Website Banner. John Monash: Engineering enterprise prior to World War 1.

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Marine and Riverine Projects:
Reinforced Concrete Pontoon and Barge projects

On this page:
1. Pontoon for SA PWD Port River works (built)
2. Barge for Mt Lyell Co (proposal)
3. Barges for SA PWD River Murray Works (unsuccessful tender)

1. Reinforced Concrete Pontoon for Govt of South Australia

Photo: University of Melbourne Archives BWP-23725

The story in brief.

In 1909, South Australia's Chief Engineer asked Monash if he could supply reinforced concrete "pontoons" for river work, of the type being built in Europe. Monash admitted that he and his workforce had no experience in this type of construction; but he was keen to open up a new line of business and negotiated to build a prototype with others to follow if the first was successful. Design of the hull, and stability calculations, were carried out in the Melbourne office under Monash's direction. His Resident Engineer in Adelaide worried about the problems of building and launching the vessel. Their calculations for flotation and for slipway friction involved principles of high-school physics and have been covered in some detail below. The prototype hull was floated on 16 March 1910, and was afterwards worked for some time equipped with a Priestman steam crane as shown in the drawing below. However, no further orders were made and there is evidence that the crane was removed within a year, and the hull used as a simple barge.

The concept.

Illustration based on a drawing in the J Thomas Collection.

The idea of concrete ships has excited the imagination of many an engineer. Joseph Louis Lambot built concrete boats in France from 1848 onwards. Monash's first and only venture was inspired by A B Moncrieff, Chief Engineer of South Australia, who wrote in November 1908 that he needed pontoons for work on the Port Adelaide River. He knew they had been built of reinforced concrete in Europe, and thought this might be inexpensive and require less maintenance than wood or steel. He asked Monash whether he had a suitable design available. Moncrieff sent a sketch showing a length of 50 feet (15.2m) and a beam of 22 feet (6.71m), specified a maximum draught of 2'-6" (762mm), and suggested a shell thickness of two inches (51mm). The vessel would be equipped with a Priestman steam crane, with the necessary coal bunker and water tank.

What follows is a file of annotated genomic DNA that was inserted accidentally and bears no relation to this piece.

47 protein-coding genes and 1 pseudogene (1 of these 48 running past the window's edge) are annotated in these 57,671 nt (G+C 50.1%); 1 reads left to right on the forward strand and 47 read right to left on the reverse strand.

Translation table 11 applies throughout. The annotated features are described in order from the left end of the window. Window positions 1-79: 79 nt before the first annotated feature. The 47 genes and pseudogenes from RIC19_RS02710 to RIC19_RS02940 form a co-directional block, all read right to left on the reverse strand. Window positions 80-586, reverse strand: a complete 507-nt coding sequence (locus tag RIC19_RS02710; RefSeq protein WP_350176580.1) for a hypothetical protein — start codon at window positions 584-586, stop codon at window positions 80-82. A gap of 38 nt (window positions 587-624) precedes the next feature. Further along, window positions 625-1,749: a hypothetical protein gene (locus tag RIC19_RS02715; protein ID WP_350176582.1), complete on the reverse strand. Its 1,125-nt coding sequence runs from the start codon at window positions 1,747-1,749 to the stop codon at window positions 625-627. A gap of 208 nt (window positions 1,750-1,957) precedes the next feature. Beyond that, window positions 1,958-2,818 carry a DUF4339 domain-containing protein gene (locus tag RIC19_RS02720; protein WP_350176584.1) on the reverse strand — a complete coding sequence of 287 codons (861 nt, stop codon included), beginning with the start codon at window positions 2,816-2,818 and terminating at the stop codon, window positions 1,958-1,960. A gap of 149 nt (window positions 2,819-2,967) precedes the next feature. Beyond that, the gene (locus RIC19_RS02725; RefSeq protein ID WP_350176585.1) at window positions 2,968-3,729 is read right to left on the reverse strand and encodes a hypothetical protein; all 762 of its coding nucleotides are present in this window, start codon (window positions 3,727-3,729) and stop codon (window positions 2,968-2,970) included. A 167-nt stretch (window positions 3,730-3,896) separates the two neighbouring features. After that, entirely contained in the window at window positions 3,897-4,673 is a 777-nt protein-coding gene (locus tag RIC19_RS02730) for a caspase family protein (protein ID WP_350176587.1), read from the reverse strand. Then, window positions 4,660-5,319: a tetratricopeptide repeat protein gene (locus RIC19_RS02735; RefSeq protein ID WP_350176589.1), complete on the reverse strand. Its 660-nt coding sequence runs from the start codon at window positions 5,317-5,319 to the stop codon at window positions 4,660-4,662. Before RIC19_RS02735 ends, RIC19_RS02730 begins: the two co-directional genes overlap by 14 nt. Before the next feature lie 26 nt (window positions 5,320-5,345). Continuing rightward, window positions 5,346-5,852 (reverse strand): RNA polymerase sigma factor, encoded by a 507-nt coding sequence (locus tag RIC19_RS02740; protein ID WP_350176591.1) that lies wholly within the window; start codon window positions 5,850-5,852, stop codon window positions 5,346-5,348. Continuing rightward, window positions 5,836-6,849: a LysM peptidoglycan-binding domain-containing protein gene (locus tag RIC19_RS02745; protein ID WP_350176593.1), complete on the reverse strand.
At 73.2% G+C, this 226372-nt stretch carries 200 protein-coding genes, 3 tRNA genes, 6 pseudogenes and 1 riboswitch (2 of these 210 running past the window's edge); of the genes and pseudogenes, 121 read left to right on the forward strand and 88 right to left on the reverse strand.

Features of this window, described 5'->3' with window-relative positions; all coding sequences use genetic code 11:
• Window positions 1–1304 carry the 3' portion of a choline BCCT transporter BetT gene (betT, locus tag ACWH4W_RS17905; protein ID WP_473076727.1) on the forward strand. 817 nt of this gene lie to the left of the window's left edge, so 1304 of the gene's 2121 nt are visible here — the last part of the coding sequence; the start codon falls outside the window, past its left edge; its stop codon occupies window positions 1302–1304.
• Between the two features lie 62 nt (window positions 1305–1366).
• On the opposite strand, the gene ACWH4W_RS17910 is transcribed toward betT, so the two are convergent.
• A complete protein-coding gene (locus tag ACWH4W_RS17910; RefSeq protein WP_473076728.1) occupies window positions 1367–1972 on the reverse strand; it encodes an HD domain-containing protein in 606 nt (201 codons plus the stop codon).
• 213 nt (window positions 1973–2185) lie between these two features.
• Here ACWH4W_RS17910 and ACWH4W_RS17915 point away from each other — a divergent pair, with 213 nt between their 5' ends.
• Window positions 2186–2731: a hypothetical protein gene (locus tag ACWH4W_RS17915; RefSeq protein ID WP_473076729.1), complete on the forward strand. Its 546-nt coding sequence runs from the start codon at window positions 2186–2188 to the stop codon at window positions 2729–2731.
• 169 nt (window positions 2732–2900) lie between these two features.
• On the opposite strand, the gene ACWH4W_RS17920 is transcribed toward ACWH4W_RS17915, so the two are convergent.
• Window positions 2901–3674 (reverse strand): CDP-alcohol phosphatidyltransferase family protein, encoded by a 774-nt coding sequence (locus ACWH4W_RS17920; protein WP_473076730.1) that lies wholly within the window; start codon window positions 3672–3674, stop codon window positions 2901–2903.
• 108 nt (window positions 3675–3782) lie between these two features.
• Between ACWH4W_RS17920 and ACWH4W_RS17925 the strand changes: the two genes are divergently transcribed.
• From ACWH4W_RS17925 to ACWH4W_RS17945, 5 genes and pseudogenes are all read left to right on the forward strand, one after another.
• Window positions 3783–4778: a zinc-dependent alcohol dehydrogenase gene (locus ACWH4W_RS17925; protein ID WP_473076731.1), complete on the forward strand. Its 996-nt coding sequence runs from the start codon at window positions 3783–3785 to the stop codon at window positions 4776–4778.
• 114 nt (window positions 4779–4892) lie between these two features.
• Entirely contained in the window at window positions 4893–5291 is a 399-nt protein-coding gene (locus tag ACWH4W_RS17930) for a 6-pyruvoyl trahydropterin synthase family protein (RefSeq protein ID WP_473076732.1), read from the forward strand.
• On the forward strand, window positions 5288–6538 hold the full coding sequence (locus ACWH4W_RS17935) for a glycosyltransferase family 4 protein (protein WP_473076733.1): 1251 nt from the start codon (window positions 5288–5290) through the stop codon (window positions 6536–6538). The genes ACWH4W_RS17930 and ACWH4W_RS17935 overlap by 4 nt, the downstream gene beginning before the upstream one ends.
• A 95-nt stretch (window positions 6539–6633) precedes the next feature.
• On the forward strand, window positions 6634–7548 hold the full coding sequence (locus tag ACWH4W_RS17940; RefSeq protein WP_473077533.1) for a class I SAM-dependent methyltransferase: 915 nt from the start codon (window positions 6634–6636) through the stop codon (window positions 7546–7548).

Displacement and draught

After initial investigation, Monash set J A Laing to work on calculations. The displacement (and thus total weight) of a pontoon with Moncrieff's plan dimensions and draught would be 71 tons. Assuming it could be made with a 2" shell, the dead weight exclusive of crane, gear, tools and stores would be 44 tons. This would leave 27 tons for the rest. But Monash reasoned that the shell thickness could not be less than 3 inches, because such a vessel would be subject to rough handling. For the same plan dimensions, this would mean a dead weight of 66 tons. Allowing 24 tons for the crane etc, the draught would be increased to 3'-2". The only way to keep it at 2'-6" would be to increase the plan to 63 ft × 27 ft. The dead weight would then be 85 tons and the total weight, fully equipped, about 110 tons.

A special contract